What To Do In The Event Of A Traffic Stop
Do you know what to do in the event that you are pulled over while driving?
Unfortunately, most Carolinians do not. Prior to the passage NC House Bill 21 in 2017, it was not required that the driver license handbook and driver education curriculum include information regarding law enforcement procedures during traffic stops and what a motorist should do when pulled over.
Thanks to the passage of the legislation, beginning January 1, this addition to the driver license handbook and the driver education curriculum is available to all motorists and is taught in all driver education classes.
Next time you go to the DMV to renew your license, pick up the free driver license handbook so that you can receive the latest up-to-date information on traffic laws. But for between now and then, here are the three steps that typically occur during a traffic stop and tips on what you should do as the motorist.
Step 1: Pulling Over – How you pull over when you see those flashing lights behind you may determine how the traffic stop goes.
- Communicate to the officer that you see them and that you are working to pull over. Slow your vehicle down and put on your turn signal.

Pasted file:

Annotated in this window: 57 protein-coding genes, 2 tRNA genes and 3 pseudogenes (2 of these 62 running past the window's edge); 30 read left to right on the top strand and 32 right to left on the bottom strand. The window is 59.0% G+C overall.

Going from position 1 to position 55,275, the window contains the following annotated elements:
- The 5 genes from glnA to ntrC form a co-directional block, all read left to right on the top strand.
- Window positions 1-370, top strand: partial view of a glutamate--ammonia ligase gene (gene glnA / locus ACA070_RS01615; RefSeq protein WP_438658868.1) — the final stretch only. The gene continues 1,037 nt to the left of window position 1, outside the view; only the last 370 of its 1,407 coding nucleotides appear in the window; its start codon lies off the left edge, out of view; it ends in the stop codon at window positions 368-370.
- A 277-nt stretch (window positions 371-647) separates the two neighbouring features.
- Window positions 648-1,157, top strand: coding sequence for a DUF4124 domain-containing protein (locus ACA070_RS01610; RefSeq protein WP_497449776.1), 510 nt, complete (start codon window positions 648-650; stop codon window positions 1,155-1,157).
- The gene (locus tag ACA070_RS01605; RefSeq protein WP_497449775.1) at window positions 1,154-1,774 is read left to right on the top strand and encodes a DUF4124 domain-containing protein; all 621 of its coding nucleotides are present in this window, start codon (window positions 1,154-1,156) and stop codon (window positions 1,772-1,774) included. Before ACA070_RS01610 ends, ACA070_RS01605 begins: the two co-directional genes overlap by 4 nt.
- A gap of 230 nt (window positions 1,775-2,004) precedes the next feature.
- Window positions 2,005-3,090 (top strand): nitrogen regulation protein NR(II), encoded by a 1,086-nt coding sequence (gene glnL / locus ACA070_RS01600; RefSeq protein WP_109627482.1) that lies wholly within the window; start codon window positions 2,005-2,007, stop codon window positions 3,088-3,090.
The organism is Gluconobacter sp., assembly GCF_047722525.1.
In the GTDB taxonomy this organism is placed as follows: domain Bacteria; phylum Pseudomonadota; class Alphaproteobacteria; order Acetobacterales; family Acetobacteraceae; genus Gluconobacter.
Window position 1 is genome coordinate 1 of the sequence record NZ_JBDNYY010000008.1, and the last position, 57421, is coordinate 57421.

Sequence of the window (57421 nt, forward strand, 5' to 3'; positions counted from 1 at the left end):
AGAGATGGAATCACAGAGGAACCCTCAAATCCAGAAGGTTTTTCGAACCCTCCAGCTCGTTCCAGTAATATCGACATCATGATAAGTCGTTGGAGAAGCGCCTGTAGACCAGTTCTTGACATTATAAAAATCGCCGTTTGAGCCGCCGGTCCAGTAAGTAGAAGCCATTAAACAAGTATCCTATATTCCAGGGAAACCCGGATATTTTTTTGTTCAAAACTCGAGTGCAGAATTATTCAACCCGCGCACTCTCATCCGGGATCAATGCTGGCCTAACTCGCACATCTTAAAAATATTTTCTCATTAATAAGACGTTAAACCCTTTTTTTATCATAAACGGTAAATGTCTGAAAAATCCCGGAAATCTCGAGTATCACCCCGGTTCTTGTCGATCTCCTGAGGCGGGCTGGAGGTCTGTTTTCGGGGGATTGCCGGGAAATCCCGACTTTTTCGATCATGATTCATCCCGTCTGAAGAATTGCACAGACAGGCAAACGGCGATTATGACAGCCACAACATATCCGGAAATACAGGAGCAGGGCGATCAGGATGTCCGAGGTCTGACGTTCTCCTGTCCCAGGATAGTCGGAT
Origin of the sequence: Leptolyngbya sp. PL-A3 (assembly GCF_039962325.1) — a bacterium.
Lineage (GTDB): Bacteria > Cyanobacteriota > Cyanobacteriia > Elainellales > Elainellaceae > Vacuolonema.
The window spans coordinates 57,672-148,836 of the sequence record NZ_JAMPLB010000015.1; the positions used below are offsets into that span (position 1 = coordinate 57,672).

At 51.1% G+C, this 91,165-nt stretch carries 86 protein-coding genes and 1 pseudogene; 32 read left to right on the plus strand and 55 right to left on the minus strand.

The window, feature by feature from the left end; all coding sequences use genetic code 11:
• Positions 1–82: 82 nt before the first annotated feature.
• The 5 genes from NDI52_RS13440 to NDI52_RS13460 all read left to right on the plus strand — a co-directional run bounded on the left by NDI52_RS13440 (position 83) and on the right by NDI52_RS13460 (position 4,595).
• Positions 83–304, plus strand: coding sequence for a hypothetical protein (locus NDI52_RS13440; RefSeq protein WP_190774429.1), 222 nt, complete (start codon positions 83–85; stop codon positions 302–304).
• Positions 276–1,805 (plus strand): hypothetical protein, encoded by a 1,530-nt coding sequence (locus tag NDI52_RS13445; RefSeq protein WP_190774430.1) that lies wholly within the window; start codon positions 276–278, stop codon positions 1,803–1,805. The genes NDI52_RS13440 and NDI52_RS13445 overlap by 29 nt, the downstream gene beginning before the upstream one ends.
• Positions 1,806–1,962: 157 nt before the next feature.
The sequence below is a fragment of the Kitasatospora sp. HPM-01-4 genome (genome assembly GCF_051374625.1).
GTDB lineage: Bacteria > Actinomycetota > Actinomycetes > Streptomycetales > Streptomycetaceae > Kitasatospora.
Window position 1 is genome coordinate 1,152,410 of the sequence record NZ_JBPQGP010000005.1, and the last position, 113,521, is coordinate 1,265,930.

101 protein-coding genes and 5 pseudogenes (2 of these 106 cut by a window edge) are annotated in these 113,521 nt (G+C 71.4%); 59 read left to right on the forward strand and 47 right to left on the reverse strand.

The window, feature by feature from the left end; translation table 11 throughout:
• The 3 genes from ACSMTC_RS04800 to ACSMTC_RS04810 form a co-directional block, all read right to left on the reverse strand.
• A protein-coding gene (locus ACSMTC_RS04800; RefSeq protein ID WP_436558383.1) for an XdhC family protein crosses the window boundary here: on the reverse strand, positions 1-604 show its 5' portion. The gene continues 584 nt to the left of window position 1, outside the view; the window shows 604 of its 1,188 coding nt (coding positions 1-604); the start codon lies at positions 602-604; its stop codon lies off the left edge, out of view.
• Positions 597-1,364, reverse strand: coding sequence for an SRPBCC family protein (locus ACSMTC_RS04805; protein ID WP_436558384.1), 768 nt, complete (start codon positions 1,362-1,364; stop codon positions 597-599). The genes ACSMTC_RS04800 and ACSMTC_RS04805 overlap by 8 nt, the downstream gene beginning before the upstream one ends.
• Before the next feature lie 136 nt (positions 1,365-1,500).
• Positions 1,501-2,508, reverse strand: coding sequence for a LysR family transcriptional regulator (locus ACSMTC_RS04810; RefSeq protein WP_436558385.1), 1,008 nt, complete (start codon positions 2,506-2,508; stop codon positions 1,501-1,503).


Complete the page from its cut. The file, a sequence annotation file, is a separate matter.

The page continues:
- Slowly pull over, in a safe location, out of traffic.
- Put your vehicle in park – with your foot off the brake pedal.
- Remain in the vehicle, unless otherwise instructed.
- Turn your radio down to zero volume.
- Roll your window down all the way.
- Keep your safety belt fastened.
- At night: turn your interior light.
Step 2: The Officer Approaches your Vehicle. Officers must be ready at all times for the driver to pose a threat, which is why it is important for you to present yourself as low-risk.
- Position your hands at “10 & 2” on your steering wheel or extend them out your window.
Step 3: Conversations with the Officer. Although you want to know why you were pulled over, first the officer must know who they’re dealing with for their safety. Allow the officer to start the conversation.
- Follow the officer’s instructions.
- Answer all questions truthfully.
- Be patient about learning why you were pulled over – you’ll get the answer.
- Reach for your license and other documents slowly, and only after the officer asks you to provide them. If they are not in your glove box, tell the officer that you are reaching to the back to retrieve them.
- Be honest, courteous and polite.
- If you have a weapon in your vehicle, you are required to tell the officer what it is and where it is located.
Traffic stops can be dangerous for all parties involved if not done properly. It is important to always remain calm and polite when interacting with an officer.